This morning as we continue through our discussion of Jesus’ Sermon on the Mount, we are going to hear to some verses that may get some us in areas where we feel sensitive. They might remind us of harsh things we’ve heard in church in the past, or times when God has not been presented as loving. But the fact that other people have used these texts poorly is not a reason for us to ignore them. This is our sacred text, and we are not afraid of what’s in here. When the Bible gets difficult, it is tempting to pull out all the reasons that it might not speak to our culture. For example, the Bible doesn’t account for the range of gender roles, sexual identity and expression that we now understand exists in the world. Our topics for this morning—adultery, marriage, divorce and making promises—were different in the ancient world. And this is important for us to realize, especially because it can keep us from using the Bible against other people. We should also consider things like what the words mean in the original language, what is the genre of the book (is it poetry, or mythic stories, or prophecy). But these methods of study don’t tell us what in the Bible we should keep and what we should dismiss. I suggest to you that we keep all of it. What these methods of study do tell us HOW to keep what we find in the Bible. It doesn’t help us decide what we toss and what we embrace. It helps us decide how we embrace what’s here in the text. Because we trust that the Word of God has life in it for us and we can find that sometimes by digging a little bit deeper. So with that in mind, let’s look again at some challenging stuff. “Let us listen now in the reading of Scripture for the word and the wisdom of God.” – Iona Community Worship Book
Scripture: Matthew 5:27-37 (New International Version)
Jesus said: “You have heard that it was said, ‘You shall not commit adultery.’ But I tell you that anyone who looks at a woman lustfully has already committed adultery with her in his heart. If your right eye causes you to stumble, gouge it out and throw it away. It is better for you to lose one part of your body than for your whole body to be thrown into hell. And if your right hand causes you to stumble, cut it off and throw it away. It is better for you to lose one part of your body than for your whole body to go into hell.
“It has been said, ‘Anyone who divorces his wife must give her a certificate of divorce.’ But I tell you that anyone who divorces his wife, except for sexual immorality, makes her the victim of adultery, and anyone who marries a divorced woman commits adultery.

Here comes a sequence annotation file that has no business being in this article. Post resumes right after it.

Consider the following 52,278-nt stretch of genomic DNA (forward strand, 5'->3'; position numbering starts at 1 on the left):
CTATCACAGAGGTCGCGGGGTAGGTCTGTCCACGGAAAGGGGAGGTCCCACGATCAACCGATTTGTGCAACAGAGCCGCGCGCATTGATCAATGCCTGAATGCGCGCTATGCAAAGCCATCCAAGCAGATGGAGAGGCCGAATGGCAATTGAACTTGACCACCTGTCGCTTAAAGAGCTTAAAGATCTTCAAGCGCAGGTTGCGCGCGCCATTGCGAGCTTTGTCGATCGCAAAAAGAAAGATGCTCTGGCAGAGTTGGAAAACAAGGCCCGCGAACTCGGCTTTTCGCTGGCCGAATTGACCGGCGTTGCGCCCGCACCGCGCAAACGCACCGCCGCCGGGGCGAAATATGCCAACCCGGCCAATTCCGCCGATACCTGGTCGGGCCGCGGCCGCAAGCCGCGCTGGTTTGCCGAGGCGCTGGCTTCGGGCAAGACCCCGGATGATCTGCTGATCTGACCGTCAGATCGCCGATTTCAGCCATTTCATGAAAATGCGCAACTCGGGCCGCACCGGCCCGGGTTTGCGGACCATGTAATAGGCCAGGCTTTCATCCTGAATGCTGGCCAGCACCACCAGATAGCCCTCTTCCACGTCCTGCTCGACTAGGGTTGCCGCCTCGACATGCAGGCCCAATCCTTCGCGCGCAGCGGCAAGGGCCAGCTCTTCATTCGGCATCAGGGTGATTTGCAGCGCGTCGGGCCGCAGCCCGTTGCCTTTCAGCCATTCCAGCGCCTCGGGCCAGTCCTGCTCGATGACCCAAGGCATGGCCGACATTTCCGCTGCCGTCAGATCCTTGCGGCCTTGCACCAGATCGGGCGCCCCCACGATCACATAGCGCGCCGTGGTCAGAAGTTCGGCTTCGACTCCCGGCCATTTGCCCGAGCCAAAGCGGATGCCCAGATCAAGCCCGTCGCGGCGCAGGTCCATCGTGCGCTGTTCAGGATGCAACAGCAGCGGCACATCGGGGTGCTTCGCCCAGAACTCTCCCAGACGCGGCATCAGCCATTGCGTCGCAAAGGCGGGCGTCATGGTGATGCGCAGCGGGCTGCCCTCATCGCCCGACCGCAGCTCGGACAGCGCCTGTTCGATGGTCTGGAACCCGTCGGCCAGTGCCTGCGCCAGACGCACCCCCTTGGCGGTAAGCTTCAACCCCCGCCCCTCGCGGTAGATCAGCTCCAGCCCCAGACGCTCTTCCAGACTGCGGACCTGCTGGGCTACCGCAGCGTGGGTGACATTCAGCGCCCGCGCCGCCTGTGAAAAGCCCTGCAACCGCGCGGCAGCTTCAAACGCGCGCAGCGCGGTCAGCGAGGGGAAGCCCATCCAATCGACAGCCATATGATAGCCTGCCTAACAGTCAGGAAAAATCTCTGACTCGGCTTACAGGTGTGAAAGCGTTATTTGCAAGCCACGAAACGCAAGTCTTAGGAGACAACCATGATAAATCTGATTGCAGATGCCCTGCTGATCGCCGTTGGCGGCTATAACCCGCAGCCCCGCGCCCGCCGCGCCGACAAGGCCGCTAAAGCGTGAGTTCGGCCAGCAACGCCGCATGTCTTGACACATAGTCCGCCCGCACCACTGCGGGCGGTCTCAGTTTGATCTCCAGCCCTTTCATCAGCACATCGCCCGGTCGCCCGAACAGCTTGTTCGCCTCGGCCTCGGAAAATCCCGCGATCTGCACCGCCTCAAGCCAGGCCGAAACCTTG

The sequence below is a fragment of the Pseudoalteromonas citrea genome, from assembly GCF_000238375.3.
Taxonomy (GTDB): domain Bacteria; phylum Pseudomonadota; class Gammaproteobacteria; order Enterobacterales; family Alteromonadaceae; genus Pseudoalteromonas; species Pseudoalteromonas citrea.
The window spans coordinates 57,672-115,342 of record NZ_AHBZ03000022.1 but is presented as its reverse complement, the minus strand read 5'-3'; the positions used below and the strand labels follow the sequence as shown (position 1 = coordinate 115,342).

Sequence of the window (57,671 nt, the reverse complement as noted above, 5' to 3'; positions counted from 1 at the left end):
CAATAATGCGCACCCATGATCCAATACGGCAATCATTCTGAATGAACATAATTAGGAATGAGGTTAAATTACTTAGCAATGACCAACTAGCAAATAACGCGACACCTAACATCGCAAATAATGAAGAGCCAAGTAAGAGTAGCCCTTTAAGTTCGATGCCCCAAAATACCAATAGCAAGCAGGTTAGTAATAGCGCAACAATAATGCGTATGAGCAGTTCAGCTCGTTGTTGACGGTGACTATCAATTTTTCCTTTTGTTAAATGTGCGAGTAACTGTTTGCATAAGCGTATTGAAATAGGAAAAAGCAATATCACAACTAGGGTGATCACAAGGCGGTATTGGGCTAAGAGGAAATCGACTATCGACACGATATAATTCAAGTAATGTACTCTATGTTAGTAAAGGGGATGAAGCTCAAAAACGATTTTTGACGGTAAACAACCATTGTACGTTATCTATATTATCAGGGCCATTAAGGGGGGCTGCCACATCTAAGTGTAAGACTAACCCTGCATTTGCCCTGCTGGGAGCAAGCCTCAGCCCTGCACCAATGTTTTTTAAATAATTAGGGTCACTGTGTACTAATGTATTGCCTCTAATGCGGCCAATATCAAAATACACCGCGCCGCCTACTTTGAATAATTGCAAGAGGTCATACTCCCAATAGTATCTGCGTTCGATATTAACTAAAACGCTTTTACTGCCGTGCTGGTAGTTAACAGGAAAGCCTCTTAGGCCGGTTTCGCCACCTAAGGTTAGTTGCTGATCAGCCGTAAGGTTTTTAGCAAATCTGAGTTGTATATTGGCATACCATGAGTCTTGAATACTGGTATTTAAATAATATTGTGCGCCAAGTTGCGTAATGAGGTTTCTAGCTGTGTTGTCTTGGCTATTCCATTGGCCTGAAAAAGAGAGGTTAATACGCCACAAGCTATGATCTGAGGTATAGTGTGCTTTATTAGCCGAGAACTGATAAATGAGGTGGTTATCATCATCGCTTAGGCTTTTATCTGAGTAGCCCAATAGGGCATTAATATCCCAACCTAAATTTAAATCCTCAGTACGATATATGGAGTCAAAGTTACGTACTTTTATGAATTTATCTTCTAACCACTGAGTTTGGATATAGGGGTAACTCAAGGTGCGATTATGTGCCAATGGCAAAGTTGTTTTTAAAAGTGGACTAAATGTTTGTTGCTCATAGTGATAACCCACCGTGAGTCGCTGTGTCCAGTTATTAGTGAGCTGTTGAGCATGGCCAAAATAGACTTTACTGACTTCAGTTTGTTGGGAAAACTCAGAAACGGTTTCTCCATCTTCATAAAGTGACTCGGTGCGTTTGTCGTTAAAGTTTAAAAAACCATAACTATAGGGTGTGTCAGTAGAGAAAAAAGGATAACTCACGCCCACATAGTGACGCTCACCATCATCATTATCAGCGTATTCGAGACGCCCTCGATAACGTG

“Again, you have heard that it was said to the people long ago, ‘Do not break your oath, but fulfill to the Lord the vows you have made.’ But I tell you, do not swear an oath at all: either by heaven, for it is God’s throne; or by the earth, for it is his footstool; or by Jerusalem, for it is the city of the Great King. And do not swear by your head, for you cannot make even one hair white or black. All you need to say is simply ‘Yes’ or ‘No’; anything beyond this comes from the evil one.”
This is the Word of God for All People. Thanks be to God.
Where are my fellow rule-followers in the room? Come on, those of you who like to know exactly where the lines are so that you can stay inside of them? That’s me. I like that kind of clarity. I want to know where I stand.
One of the reason these verses are so frustrating is because they sound like rules but they don’t really work like rules. And here’s how we know that. Have you ever actually read any legislation, like a bill that’s being debated? It’s long. If something is going to be a law, lawmakers take the effort to try to cover all the contingencies. We don’t just have a law that everyone stops at a 4-way stop. We have a law that says everyone stops, and also further clarification of the rules about how we decide who goes when. Laws and rules try to cover all the little weird situations that may come up. But principles, principles are different. Principles are broader and they leave room for the Holy Spirit to guide each of us in specific situations. And believe it or not, what we have here in these texts this morning, are not black-and-white laws, but principles to guide us. These are principles for how to be fully human and fully alive in God’s Kingdom.